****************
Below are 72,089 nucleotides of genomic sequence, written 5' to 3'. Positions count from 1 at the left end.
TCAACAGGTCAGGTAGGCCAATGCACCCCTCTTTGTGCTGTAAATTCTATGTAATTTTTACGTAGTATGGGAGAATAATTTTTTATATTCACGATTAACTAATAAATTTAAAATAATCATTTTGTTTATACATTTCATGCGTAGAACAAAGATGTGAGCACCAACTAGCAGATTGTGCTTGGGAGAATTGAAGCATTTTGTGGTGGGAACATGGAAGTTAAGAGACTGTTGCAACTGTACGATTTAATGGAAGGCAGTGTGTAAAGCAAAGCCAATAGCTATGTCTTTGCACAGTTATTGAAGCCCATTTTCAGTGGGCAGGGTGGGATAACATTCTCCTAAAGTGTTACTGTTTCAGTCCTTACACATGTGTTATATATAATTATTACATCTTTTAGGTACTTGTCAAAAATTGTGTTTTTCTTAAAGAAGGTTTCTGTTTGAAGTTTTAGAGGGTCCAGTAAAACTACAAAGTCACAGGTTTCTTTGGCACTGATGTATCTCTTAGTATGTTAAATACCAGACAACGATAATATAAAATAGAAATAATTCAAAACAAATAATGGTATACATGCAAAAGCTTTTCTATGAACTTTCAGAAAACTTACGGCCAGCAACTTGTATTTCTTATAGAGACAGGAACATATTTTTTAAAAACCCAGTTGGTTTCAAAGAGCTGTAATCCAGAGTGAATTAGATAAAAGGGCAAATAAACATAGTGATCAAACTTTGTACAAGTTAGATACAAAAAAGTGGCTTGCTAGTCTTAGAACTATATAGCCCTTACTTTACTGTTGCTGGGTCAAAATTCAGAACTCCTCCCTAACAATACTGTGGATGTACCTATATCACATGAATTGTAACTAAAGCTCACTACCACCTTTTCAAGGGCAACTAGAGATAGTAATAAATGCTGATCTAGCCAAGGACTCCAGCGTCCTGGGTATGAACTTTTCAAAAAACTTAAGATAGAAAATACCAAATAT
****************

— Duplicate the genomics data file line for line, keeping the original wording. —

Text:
Below are 72,089 nucleotides of genomic sequence, written 5' to 3'. Positions count from 1 at the left end.
TCAACAGGTCAGGTAGGCCAATGCACCCCTCTTTGTGCTGTAAATTCTATGTAATTTTTACGTAGTATGGGAGAATAATTTTTTATATTCACGATTAACTAATAAATTTAAAATAATCATTTTGTTTATACATTTCATGCGTAGAACAAAGATGTGAGCACCAACTAGCAGATTGTGCTTGGGAGAATTGAAGCATTTTGTGGTGGGAACATGGAAGTTAAGAGACTGTTGCAACTGTACGATTTAATGGAAGGCAGTGTGTAAAGCAAAGCCAATAGCTATGTCTTTGCACAGTTATTGAAGCCCATTTTCAGTGGGCAGGGTGGGATAACATTCTCCTAAAGTGTTACTGTTTCAGTCCTTACACATGTGTTATATATAATTATTACATCTTTTAGGTACTTGTCAAAAATTGTGTTTTTCTTAAAGAAGGTTTCTGTTTGAAGTTTTAGAGGGTCCAGTAAAACTACAAAGTCACAGGTTTCTTTGGCACTGATGTATCTCTTAGTATGTTAAATACCAGACAACGATAATATAAAATAGAAATAATTCAAAACAAATAATGGTATACATGCAAAAGCTTTTCTATGAACTTTCAGAAAACTTACGGCCAGCAACTTGTATTTCTTATAGAGACAGGAACATATTTTTTAAAAACCCAGTTGGTTTCAAAGAGCTGTAATCCAGAGTGAATTAGATAAAAGGGCAAATAAACATAGTGATCAAACTTTGTACAAGTTAGATACAAAAAAGTGGCTTGCTAGTCTTAGAACTATATAGCCCTTACTTTACTGTTGCTGGGTCAAAATTCAGAACTCCTCCCTAACAATACTGTGGATGTACCTATATCACATGAATTGTAACTAAAGCTCACTACCACCTTTTCAAGGGCAACTAGAGATAGTAATAAATGCTGATCTAGCCAAGGACTCCAGCGTCCTGGGTATGAACTTTTCAAAAAACTTAAGATAGAAAATACCAAATAT